“He’s so self-centered.”
“She’s a thoughtless snob.”
Ever hear something like this?
Ever say something like this?
In doing so, we subscribe to a cultural philosophy that throws not caring for others and caring for ourselves both into the same basket, to be labeled “SELF-CENTERED”, and consequently condemned to our judgement and contempt.
In reality, concepts such as “selfish” and “self-centered” have been wildly misused in our culture for a very long time. Let us imagine, for a moment, what our society would dub the quintessential “selfish” person.
Gets up in the morning. Makes a great deal of noise, no regard for the others sleeping. Makes breakfast for self, doesn’t make any for others. Takes the last of the coffee. Goes to work. Allows coworkers to pull most of the weight. Goes home. Seeks attention from spouse. Spends evening relating the events of the entire day in excruciating detail. Leaves dinner dishes in sink. Goes to bed.
I think that we’d all agree that this description fits the societal perception of what “selfish” is, on many different levels.
But how do we define “selfish”?
Someone who spends time and energy caring for themselves? Someone who recognizes and meets their own needs? Someone who makes self-care a priority in their life?
That doesn’t quite match the person in the story. A person who only wants to do what is in their own best interest doesn’t undermine their home relationships with thoughtlessness. They wouldn’t underperform at work. They wouldn’t sacrifice the well being of a spouse by monopolizing time and overdrawing on compassionate listening.
Of course they wouldn’t. None of those things are in their best interest, long term. And any reasonable person would be able to articulate that to you in a conversation.
For this reason, I have coined a new term, something I call “Take Oriented Behavior.”
Take oriented behavior is the taking of energy, time, or resources without any regard for the potential consequences to oneself or others.
This, of course, begs the question, why?
Why would someone do that?
Why would someone take more than they give, in direct contradiction to their best interests?
Fear. Of. Lack.
Fear of Lack, or a scarcity mentality, is a subconscious mental construct that whispers one thing into your mind over and over.
There’s not enough.
A person might make breakfast only for themselves because they are afraid there won’t be enough food, or that there isn’t enough time, or that the food they do cook for others won’t be good enough. They might allow coworkers to do all the work because they fear their work won’t be good enough, or that they’re not smart enough. They might overdraw their relationships in a futile attempt to justify an existence of which fear of inadequacy is the primary theme.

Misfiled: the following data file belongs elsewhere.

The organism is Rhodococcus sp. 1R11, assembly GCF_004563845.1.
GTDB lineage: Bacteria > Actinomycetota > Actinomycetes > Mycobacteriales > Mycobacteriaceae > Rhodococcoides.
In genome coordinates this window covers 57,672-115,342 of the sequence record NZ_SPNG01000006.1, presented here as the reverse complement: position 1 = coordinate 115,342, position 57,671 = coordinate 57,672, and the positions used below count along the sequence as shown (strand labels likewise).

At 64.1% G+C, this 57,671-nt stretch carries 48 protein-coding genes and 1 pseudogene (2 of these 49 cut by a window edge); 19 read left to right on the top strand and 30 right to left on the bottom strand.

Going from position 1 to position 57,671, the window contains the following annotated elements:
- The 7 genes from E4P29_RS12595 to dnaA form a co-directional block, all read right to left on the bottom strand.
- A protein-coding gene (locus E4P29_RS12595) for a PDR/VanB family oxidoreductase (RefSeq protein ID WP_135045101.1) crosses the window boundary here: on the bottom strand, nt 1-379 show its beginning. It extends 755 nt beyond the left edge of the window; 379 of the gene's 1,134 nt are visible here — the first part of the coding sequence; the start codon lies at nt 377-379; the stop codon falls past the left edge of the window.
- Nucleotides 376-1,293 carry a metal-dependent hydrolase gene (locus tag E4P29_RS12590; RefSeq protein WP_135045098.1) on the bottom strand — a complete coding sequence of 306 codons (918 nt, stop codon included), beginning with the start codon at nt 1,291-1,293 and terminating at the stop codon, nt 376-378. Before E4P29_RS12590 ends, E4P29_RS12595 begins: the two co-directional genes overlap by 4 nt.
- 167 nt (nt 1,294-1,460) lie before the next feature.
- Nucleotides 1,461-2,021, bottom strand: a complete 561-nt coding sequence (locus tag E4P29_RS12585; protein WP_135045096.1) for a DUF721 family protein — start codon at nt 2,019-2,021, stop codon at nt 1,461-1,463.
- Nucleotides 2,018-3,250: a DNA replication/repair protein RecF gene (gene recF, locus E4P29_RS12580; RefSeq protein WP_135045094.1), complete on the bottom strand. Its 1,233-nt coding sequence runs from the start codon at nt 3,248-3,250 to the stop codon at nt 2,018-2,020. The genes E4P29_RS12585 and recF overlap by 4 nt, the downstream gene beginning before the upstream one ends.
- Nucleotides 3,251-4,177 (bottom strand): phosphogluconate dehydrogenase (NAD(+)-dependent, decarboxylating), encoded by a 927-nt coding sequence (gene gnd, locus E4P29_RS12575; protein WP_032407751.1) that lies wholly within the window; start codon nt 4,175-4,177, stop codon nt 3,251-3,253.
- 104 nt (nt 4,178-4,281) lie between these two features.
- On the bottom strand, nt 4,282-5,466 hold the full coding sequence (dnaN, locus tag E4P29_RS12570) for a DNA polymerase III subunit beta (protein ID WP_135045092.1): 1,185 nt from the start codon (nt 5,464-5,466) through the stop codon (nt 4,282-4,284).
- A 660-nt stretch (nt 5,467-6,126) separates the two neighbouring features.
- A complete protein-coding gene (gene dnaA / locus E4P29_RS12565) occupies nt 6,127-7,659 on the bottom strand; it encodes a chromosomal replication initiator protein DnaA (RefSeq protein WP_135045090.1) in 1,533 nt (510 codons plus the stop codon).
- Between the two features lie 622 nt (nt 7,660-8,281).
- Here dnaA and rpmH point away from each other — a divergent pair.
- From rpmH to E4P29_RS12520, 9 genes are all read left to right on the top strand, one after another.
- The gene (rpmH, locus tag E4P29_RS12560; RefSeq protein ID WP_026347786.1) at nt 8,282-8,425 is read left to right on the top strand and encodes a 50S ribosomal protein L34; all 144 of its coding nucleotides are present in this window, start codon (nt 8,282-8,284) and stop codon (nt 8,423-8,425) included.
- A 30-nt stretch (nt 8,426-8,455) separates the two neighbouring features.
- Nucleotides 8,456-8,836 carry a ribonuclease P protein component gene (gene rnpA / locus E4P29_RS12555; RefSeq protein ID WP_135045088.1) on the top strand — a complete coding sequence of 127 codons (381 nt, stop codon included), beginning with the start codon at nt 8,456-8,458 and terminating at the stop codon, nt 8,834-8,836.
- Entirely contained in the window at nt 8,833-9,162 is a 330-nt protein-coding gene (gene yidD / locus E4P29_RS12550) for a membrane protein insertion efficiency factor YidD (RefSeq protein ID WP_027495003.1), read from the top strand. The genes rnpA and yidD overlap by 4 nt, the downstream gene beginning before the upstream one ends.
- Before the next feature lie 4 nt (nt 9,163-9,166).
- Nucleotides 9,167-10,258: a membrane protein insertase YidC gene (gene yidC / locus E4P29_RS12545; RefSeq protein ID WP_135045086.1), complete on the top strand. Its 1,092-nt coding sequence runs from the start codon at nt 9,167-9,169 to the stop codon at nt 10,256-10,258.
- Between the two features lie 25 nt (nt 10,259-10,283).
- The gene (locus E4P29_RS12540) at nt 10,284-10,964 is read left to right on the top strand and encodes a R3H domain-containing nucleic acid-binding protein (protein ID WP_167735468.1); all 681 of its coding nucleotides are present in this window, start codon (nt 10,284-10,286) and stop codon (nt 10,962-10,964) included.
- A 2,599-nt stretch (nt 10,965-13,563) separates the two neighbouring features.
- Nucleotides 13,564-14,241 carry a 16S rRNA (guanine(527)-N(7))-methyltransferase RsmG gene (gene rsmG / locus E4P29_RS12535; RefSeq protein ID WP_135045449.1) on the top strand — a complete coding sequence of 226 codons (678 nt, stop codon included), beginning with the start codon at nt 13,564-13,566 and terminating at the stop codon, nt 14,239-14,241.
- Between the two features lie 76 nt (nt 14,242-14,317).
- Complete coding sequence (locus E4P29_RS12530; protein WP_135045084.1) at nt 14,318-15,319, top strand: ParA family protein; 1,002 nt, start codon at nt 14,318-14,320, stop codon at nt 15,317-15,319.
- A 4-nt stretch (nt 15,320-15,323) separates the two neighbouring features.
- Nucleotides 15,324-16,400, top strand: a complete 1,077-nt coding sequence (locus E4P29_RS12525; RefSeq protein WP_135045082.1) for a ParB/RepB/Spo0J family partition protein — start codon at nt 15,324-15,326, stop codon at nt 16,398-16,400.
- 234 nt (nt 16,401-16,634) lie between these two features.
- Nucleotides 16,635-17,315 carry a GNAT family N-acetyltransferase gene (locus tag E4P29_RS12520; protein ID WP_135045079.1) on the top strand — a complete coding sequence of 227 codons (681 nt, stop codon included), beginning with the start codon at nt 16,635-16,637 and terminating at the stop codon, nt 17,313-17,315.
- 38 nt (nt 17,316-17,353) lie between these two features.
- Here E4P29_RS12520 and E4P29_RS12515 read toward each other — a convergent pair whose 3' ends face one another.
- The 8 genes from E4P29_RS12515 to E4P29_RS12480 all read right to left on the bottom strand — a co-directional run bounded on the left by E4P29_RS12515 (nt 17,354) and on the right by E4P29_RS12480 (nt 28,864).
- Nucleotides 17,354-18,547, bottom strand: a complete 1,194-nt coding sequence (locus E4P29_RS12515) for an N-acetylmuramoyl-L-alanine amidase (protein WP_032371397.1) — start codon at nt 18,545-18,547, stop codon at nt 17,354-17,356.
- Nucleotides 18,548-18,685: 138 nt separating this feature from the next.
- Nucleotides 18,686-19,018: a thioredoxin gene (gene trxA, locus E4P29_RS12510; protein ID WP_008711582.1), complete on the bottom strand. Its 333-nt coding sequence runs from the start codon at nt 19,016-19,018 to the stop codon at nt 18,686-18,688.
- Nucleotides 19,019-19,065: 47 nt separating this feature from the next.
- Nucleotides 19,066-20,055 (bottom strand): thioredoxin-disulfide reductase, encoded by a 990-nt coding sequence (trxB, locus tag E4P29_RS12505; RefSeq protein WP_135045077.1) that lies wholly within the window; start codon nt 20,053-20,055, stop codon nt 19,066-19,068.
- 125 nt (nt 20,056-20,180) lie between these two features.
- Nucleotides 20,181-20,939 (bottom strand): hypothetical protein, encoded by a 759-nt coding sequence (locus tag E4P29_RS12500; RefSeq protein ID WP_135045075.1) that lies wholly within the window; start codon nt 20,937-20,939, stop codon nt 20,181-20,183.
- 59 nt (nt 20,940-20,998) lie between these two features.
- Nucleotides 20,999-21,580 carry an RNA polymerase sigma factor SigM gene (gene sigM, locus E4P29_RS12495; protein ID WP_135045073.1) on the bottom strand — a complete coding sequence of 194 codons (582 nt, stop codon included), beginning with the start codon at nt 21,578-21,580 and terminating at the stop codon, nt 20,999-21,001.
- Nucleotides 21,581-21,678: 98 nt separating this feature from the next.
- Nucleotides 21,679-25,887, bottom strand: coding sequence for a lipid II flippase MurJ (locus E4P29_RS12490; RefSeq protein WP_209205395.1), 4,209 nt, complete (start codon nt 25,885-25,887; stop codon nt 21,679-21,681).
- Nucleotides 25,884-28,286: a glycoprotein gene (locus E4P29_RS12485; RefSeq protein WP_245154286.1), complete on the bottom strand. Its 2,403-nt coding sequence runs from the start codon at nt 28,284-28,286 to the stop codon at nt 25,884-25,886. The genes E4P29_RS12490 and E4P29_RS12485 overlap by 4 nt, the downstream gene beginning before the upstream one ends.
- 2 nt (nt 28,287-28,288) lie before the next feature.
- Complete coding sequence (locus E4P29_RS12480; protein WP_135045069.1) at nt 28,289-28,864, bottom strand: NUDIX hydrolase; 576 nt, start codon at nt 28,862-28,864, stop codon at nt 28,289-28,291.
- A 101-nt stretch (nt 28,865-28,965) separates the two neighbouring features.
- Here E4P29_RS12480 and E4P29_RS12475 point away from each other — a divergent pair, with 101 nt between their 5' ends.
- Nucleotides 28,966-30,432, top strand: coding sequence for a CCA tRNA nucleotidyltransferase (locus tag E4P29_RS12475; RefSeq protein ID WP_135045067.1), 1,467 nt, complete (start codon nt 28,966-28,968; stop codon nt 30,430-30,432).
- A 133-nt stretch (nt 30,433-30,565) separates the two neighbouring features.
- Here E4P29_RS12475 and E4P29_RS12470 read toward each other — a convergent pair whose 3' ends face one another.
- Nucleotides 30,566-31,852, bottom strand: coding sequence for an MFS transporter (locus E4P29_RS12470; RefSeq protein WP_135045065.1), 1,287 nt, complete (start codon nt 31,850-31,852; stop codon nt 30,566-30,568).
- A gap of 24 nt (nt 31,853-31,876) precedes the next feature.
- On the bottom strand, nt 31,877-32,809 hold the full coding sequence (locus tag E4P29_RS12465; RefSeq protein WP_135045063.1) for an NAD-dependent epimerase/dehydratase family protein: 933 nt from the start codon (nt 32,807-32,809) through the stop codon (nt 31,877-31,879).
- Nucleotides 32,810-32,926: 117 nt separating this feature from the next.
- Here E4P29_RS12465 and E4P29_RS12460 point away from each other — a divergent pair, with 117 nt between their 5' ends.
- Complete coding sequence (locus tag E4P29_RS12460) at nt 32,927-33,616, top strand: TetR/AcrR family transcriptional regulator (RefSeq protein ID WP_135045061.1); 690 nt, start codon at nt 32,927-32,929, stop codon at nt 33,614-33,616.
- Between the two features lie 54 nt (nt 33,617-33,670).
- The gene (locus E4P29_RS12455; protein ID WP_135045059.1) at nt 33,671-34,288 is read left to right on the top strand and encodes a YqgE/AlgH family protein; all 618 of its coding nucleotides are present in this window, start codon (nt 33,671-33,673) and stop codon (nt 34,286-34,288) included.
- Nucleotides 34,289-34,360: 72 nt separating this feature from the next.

They just might do these things.
Out of fear.
Fear of lack.
Fear of not good enough.
Of not enough money, not enough time, not enough love.
And so, we do all do these things, these take oriented behaviors, taking more than we give out of fear, and we then mislabel them as “self-centered.”
What does a self-centered person look like?
Someone who honors their own needs?
Someone who stands up for their values and principles?
Someone follows their individual path rather than following the groupthink?
Someone who is stable and consistent emotionally, spiritually, and mentally?
That doesn’t sound so bad.
I vote we stop calling people selfish, and start being conscious of the scarcity mentality that causes take oriented behavior.
I vote we start recognizing that a self-centered person has a great capacity for giving, by virtue of their self care.
The way I see it, sacrifice of self for the sake of others isn’t a selfless act. It is a desperate attempt to be needed, a tactic to combat the feeling of lack that stems from subscribing to the scarcity mentality that whispers to you “it’s not enough. you’re not enough.”
Humans are not meant to be single use. We are designed to be sustainable, continual creators of abundance. To share our gifts with each other and the universe. To do so requires self care. Truly, it is by far more selfless to well maintain the vessel of those gifts so that all may benefit. It is cowardly, by comparison, to suggest that a life of service to others involves disregard for one’s own well being.
To serve others, you must be capable.
To be capable, you must care for yourself.